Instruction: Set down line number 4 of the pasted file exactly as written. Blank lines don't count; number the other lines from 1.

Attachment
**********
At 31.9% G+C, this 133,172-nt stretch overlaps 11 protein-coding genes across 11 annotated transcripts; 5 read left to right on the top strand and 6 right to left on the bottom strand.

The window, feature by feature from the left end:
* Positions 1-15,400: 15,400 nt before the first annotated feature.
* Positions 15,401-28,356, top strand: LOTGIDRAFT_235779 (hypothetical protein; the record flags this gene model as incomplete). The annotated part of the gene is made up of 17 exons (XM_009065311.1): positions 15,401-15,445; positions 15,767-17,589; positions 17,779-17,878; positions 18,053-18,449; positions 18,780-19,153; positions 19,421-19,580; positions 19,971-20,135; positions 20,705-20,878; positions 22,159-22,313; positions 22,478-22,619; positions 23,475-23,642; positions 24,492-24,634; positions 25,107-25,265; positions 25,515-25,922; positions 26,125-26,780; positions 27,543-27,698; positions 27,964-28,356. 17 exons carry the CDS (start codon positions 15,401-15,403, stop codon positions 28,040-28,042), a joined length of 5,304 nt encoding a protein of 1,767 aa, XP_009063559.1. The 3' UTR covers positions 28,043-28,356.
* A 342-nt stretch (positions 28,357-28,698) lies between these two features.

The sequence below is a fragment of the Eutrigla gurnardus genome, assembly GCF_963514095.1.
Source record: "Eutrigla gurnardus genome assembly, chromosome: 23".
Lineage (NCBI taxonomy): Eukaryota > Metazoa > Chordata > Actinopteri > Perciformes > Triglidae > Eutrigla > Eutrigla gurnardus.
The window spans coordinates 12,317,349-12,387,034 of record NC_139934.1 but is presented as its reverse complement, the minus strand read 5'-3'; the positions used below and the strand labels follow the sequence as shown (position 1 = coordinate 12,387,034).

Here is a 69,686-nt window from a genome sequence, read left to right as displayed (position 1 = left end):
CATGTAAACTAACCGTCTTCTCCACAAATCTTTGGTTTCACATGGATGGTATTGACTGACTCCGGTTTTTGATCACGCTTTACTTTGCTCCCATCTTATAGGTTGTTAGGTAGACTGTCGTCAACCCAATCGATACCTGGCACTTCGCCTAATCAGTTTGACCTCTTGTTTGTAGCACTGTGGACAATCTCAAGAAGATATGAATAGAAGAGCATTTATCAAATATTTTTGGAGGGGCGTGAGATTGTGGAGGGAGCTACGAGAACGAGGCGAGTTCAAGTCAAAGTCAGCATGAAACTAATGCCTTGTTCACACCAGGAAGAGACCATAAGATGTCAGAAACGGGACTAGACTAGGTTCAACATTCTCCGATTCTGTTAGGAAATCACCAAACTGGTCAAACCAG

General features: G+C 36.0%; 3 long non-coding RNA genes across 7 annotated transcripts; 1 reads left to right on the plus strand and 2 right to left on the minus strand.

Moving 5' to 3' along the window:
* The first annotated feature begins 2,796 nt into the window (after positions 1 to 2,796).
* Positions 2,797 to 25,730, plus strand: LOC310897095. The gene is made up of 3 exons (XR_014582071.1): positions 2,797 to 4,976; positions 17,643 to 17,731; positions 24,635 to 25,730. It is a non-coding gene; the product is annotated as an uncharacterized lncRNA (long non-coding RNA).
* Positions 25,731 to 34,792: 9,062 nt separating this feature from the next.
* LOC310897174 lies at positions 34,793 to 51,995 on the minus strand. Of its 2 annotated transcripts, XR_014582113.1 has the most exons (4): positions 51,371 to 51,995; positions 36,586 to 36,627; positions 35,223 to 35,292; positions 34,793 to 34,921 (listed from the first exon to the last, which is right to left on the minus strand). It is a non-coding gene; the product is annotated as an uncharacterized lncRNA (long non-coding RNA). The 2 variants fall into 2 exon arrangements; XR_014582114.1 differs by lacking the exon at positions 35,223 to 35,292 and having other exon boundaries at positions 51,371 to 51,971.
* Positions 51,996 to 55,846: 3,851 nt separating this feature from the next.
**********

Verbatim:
* Positions 15,401-28,356, top strand: LOTGIDRAFT_235779 (hypothetical protein; the record flags this gene model as incomplete). The annotated part of the gene is made up of 17 exons (XM_009065311.1): positions 15,401-15,445; positions 15,767-17,589; positions 17,779-17,878; positions 18,053-18,449; positions 18,780-19,153; positions 19,421-19,580; positions 19,971-20,135; positions 20,705-20,878; positions 22,159-22,313; positions 22,478-22,619; positions 23,475-23,642; positions 24,492-24,634; positions 25,107-25,265; positions 25,515-25,922; positions 26,125-26,780; positions 27,543-27,698; positions 27,964-28,356. 17 exons carry the CDS (start codon positions 15,401-15,403, stop codon positions 28,040-28,042), a joined length of 5,304 nt encoding a protein of 1,767 aa, XP_009063559.1. The 3' UTR covers positions 28,043-28,356.